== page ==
B.C. Green leader Andrew Weaver and Premier John Horgan autograph a copy of the ‘CleanBC’ plan to reduce greenhouse gas emissions over the next two decades, Vancouver cabinet office, Dec. 5, 2018. (B.C. government)

B.C. VIEWS: For 2019, wishful thinking replaces evidence

‘CleanBC’ recycled strategies and gestures don’t help environment

The year 2018 ends in a rush of environmental virtue-signalling that looks to carry on into the new year and beyond, around the world and here in B.C.

Canada’s December delegation to the 24th annual United Nations climate summit in frigid Poland was pared down to 126 warm bodies, from 161 last year. Thousands of delegates (the Democratic Republic of Congo, noted mostly for corruption, civil war and lawless mining, sent almost 300) came up with rules for measuring greenhouse gases, to take effect in 2020. And that’s about it.

Major oil exporting countries including the U.S., Russia, Saudi Arabia and Kuwait blocked an effort to include in the official statement a goal of weaning the world off fossil fuels. Negotiations for a global emissions trading system that is supposed to raise hundreds of billions of dollars were put off again, to next year’s meeting in Chile.

Canada’s Environment Minister Catherine McKenna declared it a success, as Prime Minister Justin Trudeau unveiled a plan to borrow more money and lend it to struggling Alberta oil and gas producers. The decade-long U.S.-directed scheme to “landlock” Western Canadian petroleum resources has now become so glaringly obvious and damaging that even the CBC was forced to report on it.

WATCH: Horgan discusses LNG project in year-end interview

READ MORE: B.C. Greens ‘shocked’ at NDP support for LNG

While the annual circus of unnecessary air travel was going on, the B.C. NDP government unveiled its glossy vision for a “CleanBC” future, to meet the province’s new greenhouse gas reduction target.

Premier John Horgan insists this is the pathway to a 19-million-tonne reduction in B.C.’s greenhouse gas emissions by 2030, even as the province adds a large-scale liquefied natural gas export facility with its main compression works powered by gas.

How is B.C. doing so far, 10 years after leading Canada into a carbon tax strategy? The latest greenhouse gas figures show B.C. emissions increasing. Indeed, the only time they dipped was in a deep world-wide recession that began in late 2008. This is consistent with UN reports that indicate carbon taxes must be vastly greater than what B.C. and lately the rest of Canada have contemplated, to force people off carbon-based fuels.

CleanBC largely doubles down on familiar strategies that haven’t worked. “Low-carbon fuel” regulations are to be stepped up along with the carbon tax, meaning more grain ethanol or recycled cooking oil added to gasoline and diesel. When you count up emissions from growing, harvesting and processing the crops, displacing a small part of petroleum fuel doesn’t add up to much.

B.C. is going to electrify its natural gas industry, or at least the new parts of it. As someone who used to work in a refinery, I’m wondering how remote drill rigs and sour gas processing plants will operate without burning their own gas.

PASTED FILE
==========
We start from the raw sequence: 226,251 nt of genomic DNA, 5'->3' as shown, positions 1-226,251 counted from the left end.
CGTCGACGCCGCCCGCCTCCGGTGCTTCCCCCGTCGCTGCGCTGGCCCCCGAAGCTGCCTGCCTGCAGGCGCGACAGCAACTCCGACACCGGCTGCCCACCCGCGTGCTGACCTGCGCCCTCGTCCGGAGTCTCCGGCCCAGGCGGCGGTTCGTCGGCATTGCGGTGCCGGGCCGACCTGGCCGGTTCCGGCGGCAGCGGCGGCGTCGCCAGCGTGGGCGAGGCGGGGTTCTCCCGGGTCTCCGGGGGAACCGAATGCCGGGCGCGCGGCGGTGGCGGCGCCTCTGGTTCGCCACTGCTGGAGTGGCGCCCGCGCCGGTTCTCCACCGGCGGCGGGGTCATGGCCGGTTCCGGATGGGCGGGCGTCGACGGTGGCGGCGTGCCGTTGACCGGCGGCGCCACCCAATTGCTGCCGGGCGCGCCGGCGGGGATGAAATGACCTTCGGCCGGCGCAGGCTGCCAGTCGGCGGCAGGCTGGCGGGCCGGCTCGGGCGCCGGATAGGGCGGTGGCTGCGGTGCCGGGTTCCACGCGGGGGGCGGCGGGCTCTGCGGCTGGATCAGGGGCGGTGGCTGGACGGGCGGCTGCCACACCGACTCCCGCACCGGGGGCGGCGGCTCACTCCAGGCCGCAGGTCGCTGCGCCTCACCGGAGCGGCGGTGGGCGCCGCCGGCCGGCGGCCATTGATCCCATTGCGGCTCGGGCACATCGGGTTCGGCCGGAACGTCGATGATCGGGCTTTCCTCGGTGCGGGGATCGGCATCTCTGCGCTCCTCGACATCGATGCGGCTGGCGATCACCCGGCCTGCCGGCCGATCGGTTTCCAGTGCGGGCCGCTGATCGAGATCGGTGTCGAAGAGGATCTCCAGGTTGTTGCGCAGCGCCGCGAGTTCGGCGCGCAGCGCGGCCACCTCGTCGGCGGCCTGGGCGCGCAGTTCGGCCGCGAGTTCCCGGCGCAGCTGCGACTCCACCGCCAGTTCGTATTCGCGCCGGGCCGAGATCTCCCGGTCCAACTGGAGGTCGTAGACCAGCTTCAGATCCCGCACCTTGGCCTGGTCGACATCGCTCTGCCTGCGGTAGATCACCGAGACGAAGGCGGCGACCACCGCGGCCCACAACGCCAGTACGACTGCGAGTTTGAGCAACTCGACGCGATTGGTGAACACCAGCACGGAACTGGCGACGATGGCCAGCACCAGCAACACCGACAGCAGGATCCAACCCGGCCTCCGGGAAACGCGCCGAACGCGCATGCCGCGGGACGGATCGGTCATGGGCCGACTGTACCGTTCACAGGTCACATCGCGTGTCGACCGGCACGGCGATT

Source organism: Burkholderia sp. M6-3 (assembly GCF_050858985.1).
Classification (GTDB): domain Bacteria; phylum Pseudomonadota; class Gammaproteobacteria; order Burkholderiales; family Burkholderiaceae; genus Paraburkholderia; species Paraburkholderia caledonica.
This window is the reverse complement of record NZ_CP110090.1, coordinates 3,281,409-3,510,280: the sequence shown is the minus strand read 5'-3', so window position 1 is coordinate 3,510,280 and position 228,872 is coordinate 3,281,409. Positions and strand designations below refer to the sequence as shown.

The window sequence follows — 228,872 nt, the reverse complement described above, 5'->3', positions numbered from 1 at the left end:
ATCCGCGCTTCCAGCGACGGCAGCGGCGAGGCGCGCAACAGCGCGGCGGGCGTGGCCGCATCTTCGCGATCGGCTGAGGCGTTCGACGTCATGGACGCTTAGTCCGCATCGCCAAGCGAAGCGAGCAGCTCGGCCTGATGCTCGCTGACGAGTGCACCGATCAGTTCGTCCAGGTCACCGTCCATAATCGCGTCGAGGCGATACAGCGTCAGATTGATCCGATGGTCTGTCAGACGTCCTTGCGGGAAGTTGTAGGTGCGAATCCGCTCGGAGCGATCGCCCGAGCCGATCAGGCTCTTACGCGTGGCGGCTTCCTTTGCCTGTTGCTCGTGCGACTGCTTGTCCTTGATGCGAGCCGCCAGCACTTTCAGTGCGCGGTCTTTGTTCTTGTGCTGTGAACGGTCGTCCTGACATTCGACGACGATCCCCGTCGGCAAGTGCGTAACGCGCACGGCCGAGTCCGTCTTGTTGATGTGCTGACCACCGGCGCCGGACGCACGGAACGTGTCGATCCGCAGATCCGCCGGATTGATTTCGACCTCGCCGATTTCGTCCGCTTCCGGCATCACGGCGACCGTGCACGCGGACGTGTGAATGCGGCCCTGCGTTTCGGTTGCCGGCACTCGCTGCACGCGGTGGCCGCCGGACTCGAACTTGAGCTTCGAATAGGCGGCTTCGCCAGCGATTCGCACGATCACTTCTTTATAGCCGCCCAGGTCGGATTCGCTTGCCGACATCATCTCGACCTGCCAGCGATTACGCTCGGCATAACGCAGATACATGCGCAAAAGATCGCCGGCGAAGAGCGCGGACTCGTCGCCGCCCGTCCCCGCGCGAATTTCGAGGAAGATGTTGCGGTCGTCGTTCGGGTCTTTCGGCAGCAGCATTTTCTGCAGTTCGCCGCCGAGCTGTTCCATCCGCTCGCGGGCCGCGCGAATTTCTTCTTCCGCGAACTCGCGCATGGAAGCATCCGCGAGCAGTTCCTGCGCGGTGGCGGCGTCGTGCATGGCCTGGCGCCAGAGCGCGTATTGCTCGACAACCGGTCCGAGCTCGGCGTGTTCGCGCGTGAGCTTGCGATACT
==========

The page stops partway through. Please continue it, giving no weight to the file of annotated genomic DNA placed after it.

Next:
Oh, and in CleanBC, you’ll be discouraged from burning natural gas to heat your home too. You need a heat pump, and the increasing carbon tax you pay will go into subsidies for this technology.

Long-time B.C. residents may recall getting a cheque in the mail from the Gordon Campbell government, a “climate action rebate” that arrived not long before the 2009 election. This strategy is going national, coincidentally just in time for the 2019 federal election. Trudeau has said the national carbon tax he is imposing will result in most people being money ahead, as Canada tinkers with annual emissions that amount to a few days worth of China’s output.

Happy New Year.

Tom Fletcher is B.C. legislature reporter and columnist for Black Press Media. Email: tfletcher@blackpress.ca


@tomfletcherbc
tfletcher@blackpress.ca

Like us on Facebook and follow us on Twitter.

Just Posted

B.C. mom, kids on bike turned away from Tim Hortons drive-thru

Car-free for years, Charity Millar ‘felt gross’ being denied service

The Salvation Army rings in Christmas Kettle Campaign in Victoria

Goal is to raise $250,000 this year for Vancouver Island residents needing support

Body found in Central Saanich waste recycling facility deemed non-suspicious

Coroners Service investigating circumstances of death

Saanich mom on a bike turned away in Tim Hortons drive-thru

Car-free for years, Charity Millar ‘felt gross’ being denied service

West Shore RCMP spend four hours searching for roving hikers

RCMP say stay put once you’ve called for help and listen to instructions

POLL: Do you plan on making any purchases on Black Friday?

We’ve all seen the images. Shoppers rioting outside of a store in… Continue reading

B.C. to advocate for frustrated, confused, unhappy cellphone users, says premier

Maple Ridge New Democrat Bob D’Eith to advocate for more affordable and transparent cellphone options

B.C. man who killed Belgian tourist near Boston Bar gets life in prison, no parole until 2042

Sean McKenzie pleaded guilty to second-degree murder of 28-year-old Amelie Christelle Sakkalis

‘Very disrespectful’: B.C. first responder irked by motorists recording collisions on cellphones

Central Cariboo Search and Rescue deputy chief challenges motorists to break the habit

Daily cannabis linked to reduction in opioid use: B.C. researchers

Researchers looked at a group of 1,152 people in Vancouver who reported substance use and chronic pain

Port Alberni rallies for mill workers

Fundraisers helping ease the sting of five months without work

Island student lobbies school board for dress code consistency

Jaylene Kuo contacted school trustees after seeing dress guidelines at brother’s school

Most Read